These benign salivary gland tumors fall under the umbrella term "monomorphic adenoma" because they usually originate in only one type of cell – as opposed to the pleomorphic adenomas, which consist of both epithelial and myoepithelial cells.

Warthin tumor (papillary cystadenoma lymphomatosum)

WARning! Smoking makes GERMs more resilient.

Rare histologic subtypes

  • Oncocytoma (∼ 2% of cases)
  • Basal cell adenoma (∼ 1–2% of cases)
  • Myoepithelioma (∼ 1% of cases)

Malignant tumor

Malignant salivary gland tumors are referred to collectively because of their many etiological, epidemiological, and pathological similarities.

Submandibular gland tumors are less common but more frequently malignant than parotid tumors. Generally, the smaller the gland, the higher the risk a tumor is malignant!

References:[11][12][13]

  • 1. Garcia Garcia B, Dean Ferrer A, Diaz Jimenez N, Alamillos Granados FJ. Bilateral parotid sialadenosis associated with long-standing bulimia: A case report and literature review. J Maxillofac Oral Surg. 2016; 17(2): pp. 117–121. doi: 10.1007/s12663-016-0913-7.
  • 2. Chow AW, Calderwood SB, Bloom A. Suppurative Parotitis in Adults. In: Post TW, ed. UpToDate. Waltham, MA: UpToDate. https://www.uptodate.com/contents/suppurative-parotitis-in-adults. Last updated July 31, 2015. Accessed August 9, 2017.
  • 3. Fazio SB, Emerick K, Deschler DG, Sullivan DJ. Salivary Gland Stones. In: Post TW, ed. UpToDate. Waltham, MA: UpToDate. https://www.uptodate.com/contents/salivary-gland-stones. Last updated February 16, 2016. Accessed August 9, 2017.
  • 4. Wilson KF, Meier JD, Ward PD. Salivary gland disorders. Am Fam Physician. 2014; 89(11): pp. 882–8. pmid: 25077394.
  • 5. O'Connel TX, Movalia M. Brochert's Crush Step 2: The Ultimate USMLE Step 2 Review. Saunders; 2012.
  • 6. Golden B, Drake AF, Talavera F, Roland PS, Meyers AD, Kelley DJ. Ranulas and Plunging Ranulas. In: Ranulas and Plunging Ranulas. New York, NY: WebMD. http://emedicine.medscape.com/article/847589. Updated January 12, 2016. Accessed August 9, 2017.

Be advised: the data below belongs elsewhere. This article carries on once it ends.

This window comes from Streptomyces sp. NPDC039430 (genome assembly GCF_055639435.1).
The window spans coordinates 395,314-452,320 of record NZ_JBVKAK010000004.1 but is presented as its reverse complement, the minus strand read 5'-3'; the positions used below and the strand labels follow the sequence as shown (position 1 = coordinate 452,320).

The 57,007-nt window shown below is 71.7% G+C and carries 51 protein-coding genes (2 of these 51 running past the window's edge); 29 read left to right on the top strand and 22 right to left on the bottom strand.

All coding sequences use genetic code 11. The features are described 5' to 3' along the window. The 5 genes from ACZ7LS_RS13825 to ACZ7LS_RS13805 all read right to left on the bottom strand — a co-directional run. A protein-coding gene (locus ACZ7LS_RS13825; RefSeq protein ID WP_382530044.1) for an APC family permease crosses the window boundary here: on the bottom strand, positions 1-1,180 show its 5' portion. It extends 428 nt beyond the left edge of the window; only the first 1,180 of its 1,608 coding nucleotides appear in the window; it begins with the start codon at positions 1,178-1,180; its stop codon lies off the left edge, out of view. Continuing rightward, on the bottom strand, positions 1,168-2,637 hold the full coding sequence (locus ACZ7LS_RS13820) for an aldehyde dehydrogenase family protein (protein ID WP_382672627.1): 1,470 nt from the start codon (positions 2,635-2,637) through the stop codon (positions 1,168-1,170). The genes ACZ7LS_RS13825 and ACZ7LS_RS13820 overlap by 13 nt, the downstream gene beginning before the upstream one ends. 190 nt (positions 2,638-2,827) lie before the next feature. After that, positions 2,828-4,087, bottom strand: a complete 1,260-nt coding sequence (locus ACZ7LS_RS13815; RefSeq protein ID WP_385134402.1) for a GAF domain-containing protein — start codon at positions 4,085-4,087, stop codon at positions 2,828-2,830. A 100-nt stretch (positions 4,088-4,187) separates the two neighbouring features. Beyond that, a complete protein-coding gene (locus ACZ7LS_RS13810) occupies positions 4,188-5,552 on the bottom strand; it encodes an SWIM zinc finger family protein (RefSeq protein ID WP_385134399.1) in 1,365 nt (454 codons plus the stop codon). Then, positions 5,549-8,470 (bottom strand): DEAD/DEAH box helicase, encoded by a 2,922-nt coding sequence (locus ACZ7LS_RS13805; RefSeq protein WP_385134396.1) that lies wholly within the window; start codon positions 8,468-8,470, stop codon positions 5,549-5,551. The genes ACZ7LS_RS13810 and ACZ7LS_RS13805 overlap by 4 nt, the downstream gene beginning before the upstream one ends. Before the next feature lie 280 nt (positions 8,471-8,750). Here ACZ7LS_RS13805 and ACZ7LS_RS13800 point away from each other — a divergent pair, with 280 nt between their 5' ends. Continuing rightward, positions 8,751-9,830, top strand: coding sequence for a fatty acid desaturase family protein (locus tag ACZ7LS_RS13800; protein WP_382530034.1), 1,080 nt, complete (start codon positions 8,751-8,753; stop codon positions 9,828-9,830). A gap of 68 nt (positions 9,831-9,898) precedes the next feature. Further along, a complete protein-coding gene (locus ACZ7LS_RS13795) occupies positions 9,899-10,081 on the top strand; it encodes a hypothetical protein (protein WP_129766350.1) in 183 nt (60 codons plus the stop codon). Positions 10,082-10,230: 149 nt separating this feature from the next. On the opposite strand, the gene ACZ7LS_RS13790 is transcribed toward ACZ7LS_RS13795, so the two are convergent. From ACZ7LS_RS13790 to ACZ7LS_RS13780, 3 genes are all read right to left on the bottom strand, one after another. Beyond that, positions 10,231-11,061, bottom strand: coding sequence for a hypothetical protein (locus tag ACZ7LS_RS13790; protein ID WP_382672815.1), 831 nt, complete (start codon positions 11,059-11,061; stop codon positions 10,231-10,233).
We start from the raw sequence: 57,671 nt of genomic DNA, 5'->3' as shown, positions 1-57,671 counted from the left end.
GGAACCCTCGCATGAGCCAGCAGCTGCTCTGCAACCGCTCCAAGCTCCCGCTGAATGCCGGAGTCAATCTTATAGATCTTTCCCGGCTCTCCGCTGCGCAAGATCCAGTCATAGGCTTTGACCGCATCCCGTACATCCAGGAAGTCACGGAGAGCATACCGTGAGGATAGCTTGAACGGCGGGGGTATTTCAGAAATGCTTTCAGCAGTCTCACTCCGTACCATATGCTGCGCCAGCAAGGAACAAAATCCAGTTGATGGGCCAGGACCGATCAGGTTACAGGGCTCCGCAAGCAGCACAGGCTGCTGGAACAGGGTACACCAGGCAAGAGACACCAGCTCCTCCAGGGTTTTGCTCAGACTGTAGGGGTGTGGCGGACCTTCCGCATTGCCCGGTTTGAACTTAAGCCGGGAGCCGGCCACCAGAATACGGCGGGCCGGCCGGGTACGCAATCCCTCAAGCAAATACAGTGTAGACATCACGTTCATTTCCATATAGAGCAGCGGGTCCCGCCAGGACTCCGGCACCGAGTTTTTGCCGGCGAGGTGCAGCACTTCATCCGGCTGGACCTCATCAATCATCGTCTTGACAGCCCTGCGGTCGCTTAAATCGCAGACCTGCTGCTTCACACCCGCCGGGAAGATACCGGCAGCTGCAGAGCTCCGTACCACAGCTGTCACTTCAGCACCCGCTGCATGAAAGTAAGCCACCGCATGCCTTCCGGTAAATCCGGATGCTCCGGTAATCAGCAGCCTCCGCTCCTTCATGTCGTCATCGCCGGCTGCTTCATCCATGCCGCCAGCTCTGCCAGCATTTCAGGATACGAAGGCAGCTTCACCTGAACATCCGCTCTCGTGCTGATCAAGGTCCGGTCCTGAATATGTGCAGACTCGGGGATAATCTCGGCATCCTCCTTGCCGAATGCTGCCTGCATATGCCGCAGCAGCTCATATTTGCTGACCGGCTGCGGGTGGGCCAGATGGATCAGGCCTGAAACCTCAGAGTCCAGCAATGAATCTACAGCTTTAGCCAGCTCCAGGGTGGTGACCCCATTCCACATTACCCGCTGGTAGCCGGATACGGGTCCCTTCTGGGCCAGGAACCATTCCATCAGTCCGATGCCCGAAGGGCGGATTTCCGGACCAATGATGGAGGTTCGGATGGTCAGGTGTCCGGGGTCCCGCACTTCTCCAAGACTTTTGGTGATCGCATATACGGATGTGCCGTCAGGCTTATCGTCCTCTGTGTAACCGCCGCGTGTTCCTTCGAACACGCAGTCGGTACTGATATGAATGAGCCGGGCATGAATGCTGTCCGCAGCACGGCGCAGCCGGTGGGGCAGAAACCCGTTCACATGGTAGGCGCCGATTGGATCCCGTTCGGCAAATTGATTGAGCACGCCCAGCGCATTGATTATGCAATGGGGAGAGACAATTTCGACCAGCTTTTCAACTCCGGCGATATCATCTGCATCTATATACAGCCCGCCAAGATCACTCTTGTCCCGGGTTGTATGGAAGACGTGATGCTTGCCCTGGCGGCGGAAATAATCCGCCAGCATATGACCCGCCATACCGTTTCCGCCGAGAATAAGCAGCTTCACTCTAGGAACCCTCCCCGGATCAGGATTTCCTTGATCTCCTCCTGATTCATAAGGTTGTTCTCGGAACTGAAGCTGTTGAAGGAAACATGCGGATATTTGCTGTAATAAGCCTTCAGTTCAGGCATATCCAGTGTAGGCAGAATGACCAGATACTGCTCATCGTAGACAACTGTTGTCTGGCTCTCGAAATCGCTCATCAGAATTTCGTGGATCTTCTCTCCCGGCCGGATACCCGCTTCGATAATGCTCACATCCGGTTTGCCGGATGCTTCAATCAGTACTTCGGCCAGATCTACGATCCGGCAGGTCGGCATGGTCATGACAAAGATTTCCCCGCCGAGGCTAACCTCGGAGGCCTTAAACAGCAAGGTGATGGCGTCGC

• 7. Laurie SA, Brockstein BE, Brizel DM, Fried MP, Ross ME. Salivary Gland Tumors: Epidemiology, Diagnosis, Evaluation, and Staging. In: Post TW, ed. UpToDate. Waltham, MA: UpToDate. https://www.uptodate.com/contents/salivary-gland-tumors-epidemiology-diagnosis-evaluation-and-staging. Last updated November 2, 2016. Accessed August 9, 2017.
  • 8. Goel A, Gaillard F. Pleomorphic Parotid Adenoma Imaging. https://radiopaedia.org/articles/pleomorphic-adenoma-of-the-salivary-glands. Accessed May 31, 2018.
  • 9. Fortin F, Gaillard F. Warthin tumour. https://radiopaedia.org/articles/warthin-tumour. Accessed May 31, 2018.
  • 10. Lee SC. Salivary Gland Neoplasms. In: Meyers AD. Salivary Gland Neoplasms. New York, NY: WebMD. http://emedicine.medscape.com/article/852373. Updated March 13, 2017. Accessed March 18, 2017.
  • 11. Brunicardi F, Andersen D, Billiar T, et al. Schwartz's Principles of Surgery. McGraw-Hill Education; 2014.
  • 12. Le T, Bhushan V. First Aid for the USMLE Step 1 2015. McGraw-Hill Education; 2014.
  • 13. Marchese-Ragona R, De Filippis C, Marioni G, Staffieri A. Treatment of complications of parotid gland surgery. Acta Otorhinolaryngol Ital. 2005; 25(3): pp. 174–178. pmid: 16450773.
  • Smith CC, Pariser D, Dellavalle RP, Dahl MV, Ofori AO. Primary Focal Hyperhidrosis. In: Post TW, ed. UpToDate. Waltham, MA: UpToDate. https://www.uptodate.com/contents/primary-focal-hyperhidrosis. Last updated December 30, 2015. Accessed August 10, 2017.
last updated 09/09/2020